TORONTO, Sept 4 (Reuters) - Hudson's Bay Co's (HBC) commitment to Europe is "rock solid," Chief Executive Gerald Storch told Reuters in an interview, ahead of the opening of the first of 10 planned name-sake department stores in the Netherlands on Tuesday, bucking a trend away from bricks and mortar.
The European expansion comes in the face of pressure from activist investor Jonathan Litt, who has asked HBC to consider various options in the wake of flagging sales, including going private, monetizing its real estate holdings, valued at about $10 billion, and selling its European operations.
HBC's new market launch, first announced last year, is in contrast to the strategy of some other North American department store operators. The industry is besieged by fast-changing consumer preferences and retail trends and has seen sales deteriorate at a more rapid clip than many expected, sparking a sharp fall in share prices.
Despite the challenging market outlook, HBC is slated to open nine more stores in the Netherlands later this month, as the company forges ahead with its expansion amid shareholder calls to rethink its retail strategy.
Storch said the Dutch entry was important given the oversaturated U.S. retail market and brings HBC's total European retail presence to about a third of the company's global footprint.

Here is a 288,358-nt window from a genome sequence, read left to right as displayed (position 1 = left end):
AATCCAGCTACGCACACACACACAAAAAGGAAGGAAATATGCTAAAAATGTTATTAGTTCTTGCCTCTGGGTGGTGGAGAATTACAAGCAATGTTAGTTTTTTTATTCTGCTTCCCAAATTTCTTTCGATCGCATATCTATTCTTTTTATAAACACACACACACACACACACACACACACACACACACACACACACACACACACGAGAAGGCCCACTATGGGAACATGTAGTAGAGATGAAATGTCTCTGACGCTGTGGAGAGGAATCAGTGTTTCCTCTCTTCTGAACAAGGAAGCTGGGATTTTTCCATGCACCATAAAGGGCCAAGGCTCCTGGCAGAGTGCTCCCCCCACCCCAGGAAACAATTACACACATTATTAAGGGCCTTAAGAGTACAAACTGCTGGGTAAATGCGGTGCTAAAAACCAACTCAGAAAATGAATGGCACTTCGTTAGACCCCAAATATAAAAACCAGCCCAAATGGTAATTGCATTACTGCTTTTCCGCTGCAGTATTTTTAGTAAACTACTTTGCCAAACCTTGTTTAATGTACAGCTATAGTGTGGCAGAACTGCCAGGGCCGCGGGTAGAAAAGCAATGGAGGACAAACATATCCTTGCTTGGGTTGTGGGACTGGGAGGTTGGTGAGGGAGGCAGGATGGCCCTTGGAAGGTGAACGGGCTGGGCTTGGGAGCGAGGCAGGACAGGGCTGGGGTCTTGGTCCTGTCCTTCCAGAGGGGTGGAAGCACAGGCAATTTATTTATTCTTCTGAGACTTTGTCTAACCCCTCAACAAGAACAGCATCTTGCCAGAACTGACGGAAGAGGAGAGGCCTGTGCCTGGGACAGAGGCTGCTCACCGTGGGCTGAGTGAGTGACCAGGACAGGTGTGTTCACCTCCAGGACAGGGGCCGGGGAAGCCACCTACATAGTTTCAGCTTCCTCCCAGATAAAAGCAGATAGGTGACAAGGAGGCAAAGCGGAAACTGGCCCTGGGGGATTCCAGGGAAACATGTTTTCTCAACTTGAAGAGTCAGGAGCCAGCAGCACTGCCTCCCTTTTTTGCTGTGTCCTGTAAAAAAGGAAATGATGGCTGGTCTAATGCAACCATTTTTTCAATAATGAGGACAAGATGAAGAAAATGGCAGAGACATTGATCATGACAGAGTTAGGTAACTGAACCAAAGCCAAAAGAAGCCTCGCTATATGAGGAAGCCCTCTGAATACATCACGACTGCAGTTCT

"We had an opportunity, that never existed, to design a department store from scratch," Storch said. "We set out to design the department store of the future."
The company is planning to invest 300 million euros ($350 million) in its Dutch expansion.
The 183,000-square-foot (17,000-square-meter) Amsterdam location will be the first international Hudson's Bay store in the Canadian company's 347-year history, and marks another link between the two countries dating back to World War Two, when Canadian forces liberated the country from German occupation.
Last week, Reuters reported the Saks Fifth Avenue owner plans to review its options, including taking the company private, following pressure from Litt, who through his investment vehicle, Land & Buildings, owns about a 5 percent stake in HBC.
Storch declined to comment specifically on those plans but said HBC's goals remained aligned with those of investors and that the company is always evaluating opportunities for its real estate.
"We've demonstrated that consistently through the actions that we've taken," said Storch, but he also reiterated HBC's commitment to its retail business.
Industry analysts say the challenging retail conditions have spurred a broader industry push to turn bricks and mortar shopping into an "experience," incorporating concepts aimed at attracting customers to the stores in a way that online competitors can not replicate.
The Dutch stores feature special spaces to launch products and host events, "pop-up" sites, restaurants and interactive play areas for children. They also offer services including personal shoppers, facial treatments, salons, and in-store "click and collect," which allows visitors to scan what they want to buy and pick up the items when they leave the store.
"The problem isn't department stores," Storch said. "The problem is bad department stores." (Reporting by Solarina Ho; Editing by Denny Thomas and Steve Orlofsky)